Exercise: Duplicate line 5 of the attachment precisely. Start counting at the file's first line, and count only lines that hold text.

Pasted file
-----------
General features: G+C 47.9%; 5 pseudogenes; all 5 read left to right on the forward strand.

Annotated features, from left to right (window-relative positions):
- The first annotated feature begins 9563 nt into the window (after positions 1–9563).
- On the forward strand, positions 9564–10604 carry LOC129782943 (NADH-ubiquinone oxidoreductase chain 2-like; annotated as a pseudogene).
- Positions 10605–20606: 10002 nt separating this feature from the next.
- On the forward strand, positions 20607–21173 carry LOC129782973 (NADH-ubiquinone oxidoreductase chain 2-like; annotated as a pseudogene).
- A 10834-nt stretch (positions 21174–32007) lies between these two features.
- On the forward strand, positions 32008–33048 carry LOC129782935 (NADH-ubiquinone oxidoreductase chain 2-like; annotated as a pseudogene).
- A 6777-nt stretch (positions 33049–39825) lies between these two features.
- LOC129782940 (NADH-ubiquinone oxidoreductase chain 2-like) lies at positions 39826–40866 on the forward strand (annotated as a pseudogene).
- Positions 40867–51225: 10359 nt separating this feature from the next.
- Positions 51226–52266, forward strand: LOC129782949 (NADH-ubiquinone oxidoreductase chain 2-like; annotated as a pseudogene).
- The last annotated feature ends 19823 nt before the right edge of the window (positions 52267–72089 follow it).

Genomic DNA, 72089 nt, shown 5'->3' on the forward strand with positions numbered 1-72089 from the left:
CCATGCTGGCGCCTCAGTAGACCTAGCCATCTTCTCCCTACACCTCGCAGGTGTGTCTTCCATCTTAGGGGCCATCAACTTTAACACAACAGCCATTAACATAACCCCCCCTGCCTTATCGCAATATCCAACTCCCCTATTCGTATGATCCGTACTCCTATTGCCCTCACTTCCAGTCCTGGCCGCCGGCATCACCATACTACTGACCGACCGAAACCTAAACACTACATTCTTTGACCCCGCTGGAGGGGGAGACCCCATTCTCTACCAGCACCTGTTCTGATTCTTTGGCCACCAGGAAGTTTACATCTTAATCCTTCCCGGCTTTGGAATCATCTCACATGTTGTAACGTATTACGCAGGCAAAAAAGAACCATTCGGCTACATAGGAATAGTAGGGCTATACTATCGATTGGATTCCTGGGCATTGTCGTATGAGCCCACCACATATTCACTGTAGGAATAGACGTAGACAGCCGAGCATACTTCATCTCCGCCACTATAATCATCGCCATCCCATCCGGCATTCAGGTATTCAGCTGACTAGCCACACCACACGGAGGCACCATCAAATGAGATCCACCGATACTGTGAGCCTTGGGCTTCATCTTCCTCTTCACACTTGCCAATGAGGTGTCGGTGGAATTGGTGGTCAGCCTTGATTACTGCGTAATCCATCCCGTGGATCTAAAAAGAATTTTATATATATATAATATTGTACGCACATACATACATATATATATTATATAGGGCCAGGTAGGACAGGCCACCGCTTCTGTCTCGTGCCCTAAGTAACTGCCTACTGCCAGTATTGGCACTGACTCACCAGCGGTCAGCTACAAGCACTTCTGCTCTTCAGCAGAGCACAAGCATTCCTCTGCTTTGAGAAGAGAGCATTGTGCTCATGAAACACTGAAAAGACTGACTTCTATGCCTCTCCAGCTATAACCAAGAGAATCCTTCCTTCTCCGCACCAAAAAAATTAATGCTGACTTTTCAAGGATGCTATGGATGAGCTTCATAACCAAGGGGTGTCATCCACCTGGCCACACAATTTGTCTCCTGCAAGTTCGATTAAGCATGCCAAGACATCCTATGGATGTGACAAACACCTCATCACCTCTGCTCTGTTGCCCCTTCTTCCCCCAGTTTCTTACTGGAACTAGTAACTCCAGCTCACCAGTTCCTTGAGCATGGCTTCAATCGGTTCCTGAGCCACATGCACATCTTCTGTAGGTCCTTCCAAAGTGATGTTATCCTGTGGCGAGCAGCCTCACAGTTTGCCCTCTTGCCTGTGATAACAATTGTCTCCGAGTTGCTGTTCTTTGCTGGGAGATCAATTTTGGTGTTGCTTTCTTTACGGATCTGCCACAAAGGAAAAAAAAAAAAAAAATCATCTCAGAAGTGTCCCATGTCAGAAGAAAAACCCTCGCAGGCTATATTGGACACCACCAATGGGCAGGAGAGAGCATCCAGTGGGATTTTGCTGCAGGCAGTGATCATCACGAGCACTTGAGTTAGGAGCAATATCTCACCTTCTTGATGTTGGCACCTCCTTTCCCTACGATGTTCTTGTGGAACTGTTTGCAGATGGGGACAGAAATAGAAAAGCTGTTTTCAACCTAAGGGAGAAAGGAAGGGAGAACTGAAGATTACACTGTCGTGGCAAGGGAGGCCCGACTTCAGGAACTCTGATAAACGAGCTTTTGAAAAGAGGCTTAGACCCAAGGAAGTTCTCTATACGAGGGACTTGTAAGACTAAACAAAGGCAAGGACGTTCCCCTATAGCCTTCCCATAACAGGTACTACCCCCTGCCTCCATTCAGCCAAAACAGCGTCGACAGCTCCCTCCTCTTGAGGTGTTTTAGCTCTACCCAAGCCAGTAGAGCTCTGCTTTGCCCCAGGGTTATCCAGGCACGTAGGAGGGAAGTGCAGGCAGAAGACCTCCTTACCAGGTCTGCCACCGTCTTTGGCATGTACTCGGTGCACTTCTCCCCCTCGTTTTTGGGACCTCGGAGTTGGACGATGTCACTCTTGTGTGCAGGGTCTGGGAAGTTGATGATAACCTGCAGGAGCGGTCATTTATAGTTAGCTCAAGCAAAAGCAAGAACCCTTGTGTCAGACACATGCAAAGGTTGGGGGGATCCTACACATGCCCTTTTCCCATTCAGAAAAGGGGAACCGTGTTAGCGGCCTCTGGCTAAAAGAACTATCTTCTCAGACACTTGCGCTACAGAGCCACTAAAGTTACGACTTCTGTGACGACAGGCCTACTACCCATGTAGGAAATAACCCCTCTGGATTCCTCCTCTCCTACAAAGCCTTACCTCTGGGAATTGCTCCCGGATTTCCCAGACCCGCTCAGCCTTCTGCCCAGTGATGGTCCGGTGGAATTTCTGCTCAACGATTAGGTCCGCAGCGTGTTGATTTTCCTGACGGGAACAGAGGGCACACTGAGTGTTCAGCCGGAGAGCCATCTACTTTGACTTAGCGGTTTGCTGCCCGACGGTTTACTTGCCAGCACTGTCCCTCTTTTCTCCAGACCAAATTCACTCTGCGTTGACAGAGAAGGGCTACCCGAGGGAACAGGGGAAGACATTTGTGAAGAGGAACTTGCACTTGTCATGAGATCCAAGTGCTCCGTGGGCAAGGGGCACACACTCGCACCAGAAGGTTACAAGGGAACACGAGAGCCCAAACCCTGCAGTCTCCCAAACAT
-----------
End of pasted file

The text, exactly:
- Positions 10605–20606: 10002 nt separating this feature from the next.